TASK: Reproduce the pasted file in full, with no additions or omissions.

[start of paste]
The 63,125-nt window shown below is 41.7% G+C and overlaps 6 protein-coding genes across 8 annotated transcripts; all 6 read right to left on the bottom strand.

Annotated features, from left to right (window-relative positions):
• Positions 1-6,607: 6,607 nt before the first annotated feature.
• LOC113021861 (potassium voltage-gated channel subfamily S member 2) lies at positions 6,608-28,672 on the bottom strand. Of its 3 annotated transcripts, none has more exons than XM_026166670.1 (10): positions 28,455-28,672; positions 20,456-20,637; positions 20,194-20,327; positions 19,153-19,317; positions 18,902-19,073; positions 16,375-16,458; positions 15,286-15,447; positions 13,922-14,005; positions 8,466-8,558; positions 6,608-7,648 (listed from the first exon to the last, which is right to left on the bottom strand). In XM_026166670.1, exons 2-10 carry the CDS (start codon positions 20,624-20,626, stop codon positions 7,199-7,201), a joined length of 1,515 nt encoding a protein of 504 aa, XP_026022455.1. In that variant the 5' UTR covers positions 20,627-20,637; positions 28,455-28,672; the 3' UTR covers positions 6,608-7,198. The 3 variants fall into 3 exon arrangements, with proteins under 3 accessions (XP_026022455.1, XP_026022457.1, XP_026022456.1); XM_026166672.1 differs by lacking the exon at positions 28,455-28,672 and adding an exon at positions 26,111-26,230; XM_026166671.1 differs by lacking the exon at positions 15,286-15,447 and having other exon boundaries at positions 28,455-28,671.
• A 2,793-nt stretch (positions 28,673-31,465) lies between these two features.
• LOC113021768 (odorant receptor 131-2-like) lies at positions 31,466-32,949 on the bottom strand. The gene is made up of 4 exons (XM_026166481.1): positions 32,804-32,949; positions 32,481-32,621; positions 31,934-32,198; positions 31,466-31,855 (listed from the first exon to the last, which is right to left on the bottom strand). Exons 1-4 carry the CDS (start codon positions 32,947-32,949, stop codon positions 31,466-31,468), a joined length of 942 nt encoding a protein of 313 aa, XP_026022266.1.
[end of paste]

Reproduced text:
The 63,125-nt window shown below is 41.7% G+C and overlaps 6 protein-coding genes across 8 annotated transcripts; all 6 read right to left on the bottom strand.

Annotated features, from left to right (window-relative positions):
• Positions 1-6,607: 6,607 nt before the first annotated feature.
• LOC113021861 (potassium voltage-gated channel subfamily S member 2) lies at positions 6,608-28,672 on the bottom strand. Of its 3 annotated transcripts, none has more exons than XM_026166670.1 (10): positions 28,455-28,672; positions 20,456-20,637; positions 20,194-20,327; positions 19,153-19,317; positions 18,902-19,073; positions 16,375-16,458; positions 15,286-15,447; positions 13,922-14,005; positions 8,466-8,558; positions 6,608-7,648 (listed from the first exon to the last, which is right to left on the bottom strand). In XM_026166670.1, exons 2-10 carry the CDS (start codon positions 20,624-20,626, stop codon positions 7,199-7,201), a joined length of 1,515 nt encoding a protein of 504 aa, XP_026022455.1. In that variant the 5' UTR covers positions 20,627-20,637; positions 28,455-28,672; the 3' UTR covers positions 6,608-7,198. The 3 variants fall into 3 exon arrangements, with proteins under 3 accessions (XP_026022455.1, XP_026022457.1, XP_026022456.1); XM_026166672.1 differs by lacking the exon at positions 28,455-28,672 and adding an exon at positions 26,111-26,230; XM_026166671.1 differs by lacking the exon at positions 15,286-15,447 and having other exon boundaries at positions 28,455-28,671.
• A 2,793-nt stretch (positions 28,673-31,465) lies between these two features.
• LOC113021768 (odorant receptor 131-2-like) lies at positions 31,466-32,949 on the bottom strand. The gene is made up of 4 exons (XM_026166481.1): positions 32,804-32,949; positions 32,481-32,621; positions 31,934-32,198; positions 31,466-31,855 (listed from the first exon to the last, which is right to left on the bottom strand). Exons 1-4 carry the CDS (start codon positions 32,947-32,949, stop codon positions 31,466-31,468), a joined length of 942 nt encoding a protein of 313 aa, XP_026022266.1.